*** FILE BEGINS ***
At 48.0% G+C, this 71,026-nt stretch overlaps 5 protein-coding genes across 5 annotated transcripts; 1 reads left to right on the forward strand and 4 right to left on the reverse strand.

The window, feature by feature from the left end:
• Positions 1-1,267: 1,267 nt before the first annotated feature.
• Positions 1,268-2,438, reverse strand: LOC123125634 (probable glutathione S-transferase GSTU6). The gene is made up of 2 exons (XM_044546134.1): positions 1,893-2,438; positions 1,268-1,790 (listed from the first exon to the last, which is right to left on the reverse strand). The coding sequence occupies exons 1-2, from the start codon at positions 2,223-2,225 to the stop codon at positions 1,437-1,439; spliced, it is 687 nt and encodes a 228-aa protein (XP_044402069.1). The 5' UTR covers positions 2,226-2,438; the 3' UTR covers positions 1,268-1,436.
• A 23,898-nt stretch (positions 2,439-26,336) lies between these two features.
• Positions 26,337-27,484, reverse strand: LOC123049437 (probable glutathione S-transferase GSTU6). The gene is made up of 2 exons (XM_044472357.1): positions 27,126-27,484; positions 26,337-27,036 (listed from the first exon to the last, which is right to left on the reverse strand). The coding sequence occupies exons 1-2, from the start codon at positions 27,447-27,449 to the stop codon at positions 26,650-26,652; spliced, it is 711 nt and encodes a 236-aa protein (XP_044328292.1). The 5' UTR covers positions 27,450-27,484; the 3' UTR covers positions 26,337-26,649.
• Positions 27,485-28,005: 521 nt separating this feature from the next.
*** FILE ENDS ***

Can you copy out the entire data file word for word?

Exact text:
At 48.0% G+C, this 71,026-nt stretch overlaps 5 protein-coding genes across 5 annotated transcripts; 1 reads left to right on the forward strand and 4 right to left on the reverse strand.

The window, feature by feature from the left end:
• Positions 1-1,267: 1,267 nt before the first annotated feature.
• Positions 1,268-2,438, reverse strand: LOC123125634 (probable glutathione S-transferase GSTU6). The gene is made up of 2 exons (XM_044546134.1): positions 1,893-2,438; positions 1,268-1,790 (listed from the first exon to the last, which is right to left on the reverse strand). The coding sequence occupies exons 1-2, from the start codon at positions 2,223-2,225 to the stop codon at positions 1,437-1,439; spliced, it is 687 nt and encodes a 228-aa protein (XP_044402069.1). The 5' UTR covers positions 2,226-2,438; the 3' UTR covers positions 1,268-1,436.
• A 23,898-nt stretch (positions 2,439-26,336) lies between these two features.
• Positions 26,337-27,484, reverse strand: LOC123049437 (probable glutathione S-transferase GSTU6). The gene is made up of 2 exons (XM_044472357.1): positions 27,126-27,484; positions 26,337-27,036 (listed from the first exon to the last, which is right to left on the reverse strand). The coding sequence occupies exons 1-2, from the start codon at positions 27,447-27,449 to the stop codon at positions 26,650-26,652; spliced, it is 711 nt and encodes a 236-aa protein (XP_044328292.1). The 5' UTR covers positions 27,450-27,484; the 3' UTR covers positions 26,337-26,649.
• Positions 27,485-28,005: 521 nt separating this feature from the next.